After years of bad news about sexual harassment and assault involving professors within the University of California, its Board of Regents voted this week to strengthen the systemwide Faculty Code of Conduct’s policies against such behavior.
Specifically, regents approved an amendment to the code making sexual harassment and assault violations of faculty responsibilities. Previously, sexual misconduct did not explicitly constitute a violation.
The board also clarified the deadline by which campus chancellors must initiate disciplinary proceedings against a faculty member accused of misconduct, putting it at three years. It also eliminated any timeline for making reports of harassment and assault involving faculty members.
The system’s Berkeley campus faced criticism in 2015 for not taking harsher action against a well-known professor of astronomy accused of repeatedly sexual harassing students over many years. The professor, Geoff Marcy, eventually resigned, but reports of perceived “slaps on the wrists” to system professors accused of assault kept coming. Gabriel Piterberg, a professor of history at the Los Angeles campus, for example, was allowed to return to teaching after a brief suspension and a fine, even though the university settled with two graduate students who said he’d repeatedly harassed them and forced himself on them. He never admitted to any wrongdoing.
Most recently, documents obtained by The Mercury News in San Jose showed that more than 110 university employees were determined to have violated the system’s sexual misconduct policies during the past three years. The San Francisco campus had 26 cases, according to the newspaper, while Los Angeles had 25 -- including a French professor who wrote hundreds of love poems to a graduate student. That campus also reportedly saw a cancer researcher send sexually explicit jokes to colleagues, even after having been accused of sexual harassment twice before.
The university system has made attempts at reform, however, with President Janet Napolitano declaring that it become a “national leader” in prevention and response to sexual misconduct. As part of that effort, she appointed a joint committee of administrators, faculty leaders and students to examine the system’s policies and Academic Senate bylaws governing faculty conduct and discipline.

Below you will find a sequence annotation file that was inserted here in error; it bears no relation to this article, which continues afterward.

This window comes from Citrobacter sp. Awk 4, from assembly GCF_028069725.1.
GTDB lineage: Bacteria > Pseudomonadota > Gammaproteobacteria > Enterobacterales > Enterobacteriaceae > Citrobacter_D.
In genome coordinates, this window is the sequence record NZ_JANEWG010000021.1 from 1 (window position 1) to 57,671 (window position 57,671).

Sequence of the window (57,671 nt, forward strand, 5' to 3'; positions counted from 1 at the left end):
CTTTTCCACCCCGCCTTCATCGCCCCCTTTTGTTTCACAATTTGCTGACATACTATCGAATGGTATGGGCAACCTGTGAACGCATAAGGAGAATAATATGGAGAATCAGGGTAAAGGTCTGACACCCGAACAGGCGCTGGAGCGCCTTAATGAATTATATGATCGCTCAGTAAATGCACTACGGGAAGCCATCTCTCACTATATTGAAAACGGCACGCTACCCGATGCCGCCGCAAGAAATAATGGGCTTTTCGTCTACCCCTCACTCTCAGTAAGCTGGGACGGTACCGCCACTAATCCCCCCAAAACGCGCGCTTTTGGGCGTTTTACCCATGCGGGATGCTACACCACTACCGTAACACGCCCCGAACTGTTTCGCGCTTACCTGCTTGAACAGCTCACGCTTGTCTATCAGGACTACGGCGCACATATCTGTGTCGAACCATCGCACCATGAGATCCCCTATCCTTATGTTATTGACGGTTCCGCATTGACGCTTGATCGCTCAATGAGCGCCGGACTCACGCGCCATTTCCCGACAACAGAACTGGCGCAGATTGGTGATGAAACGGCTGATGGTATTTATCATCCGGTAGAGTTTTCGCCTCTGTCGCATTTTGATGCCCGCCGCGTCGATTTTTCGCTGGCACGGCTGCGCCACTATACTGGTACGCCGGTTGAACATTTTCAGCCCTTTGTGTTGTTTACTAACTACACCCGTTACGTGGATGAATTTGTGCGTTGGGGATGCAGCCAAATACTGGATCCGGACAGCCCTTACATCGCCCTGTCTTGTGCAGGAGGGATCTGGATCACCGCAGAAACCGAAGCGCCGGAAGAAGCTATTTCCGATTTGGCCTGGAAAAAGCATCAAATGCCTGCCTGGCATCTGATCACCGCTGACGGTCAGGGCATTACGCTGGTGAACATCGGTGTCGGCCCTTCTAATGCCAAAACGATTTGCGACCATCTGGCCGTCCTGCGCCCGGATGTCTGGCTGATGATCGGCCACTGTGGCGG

The policy changes approved at this week’s board meeting were recommended by that committee and reviewed by Napolitano and at the campus level. They’ll “further the university’s goals of ensuring an equitable and inclusive education and employment environment free of sexual violence and sexual harassment,” according to the meeting agenda.
There’s also a new timeline for involuntary leave for professors found to be an immediate threat to the campus community. Instead of charges being brought within 10 days -- deemed by the committee to be “untenably” quick -- a chancellor must now inform the faculty member within five days of the allegations being investigated, along with grievance and other information.
"This strengthens the ability of a chancellor to take this interim measure, if appropriate, when investigating an allegation against a faculty member," said Claire Doan, university spokesperson.
The changes, effective by July 1, also say that the chancellor must be informed about an alleged violation of the code when it’s reported to a department chair or higher up the administrative chain, including the coordinator for Title IX of the Education Amendments of 1972, which prohibit gender discrimination in education, in cases of alleged sexual misconduct. Any disciplinary action must be initiated within three years of the report. But there is “no limit on the time within which a complainant many report an alleged violation.”
That's something that victims' advocates have supported elsewhere, since some may need significant time before they're ready to report misconduct. Disciplinary action must come with a finding of probable cause, and all policy is still subject to the system's other due process protections for faculty members.
California Lieutenant Governor Gavin Newsom, a Democrat, was at this week's meeting said, "There seems there was a level of tolerance which was outrageous and frankly I still question the lack of accountability with some of that, and it's on all of us," ABC News reported.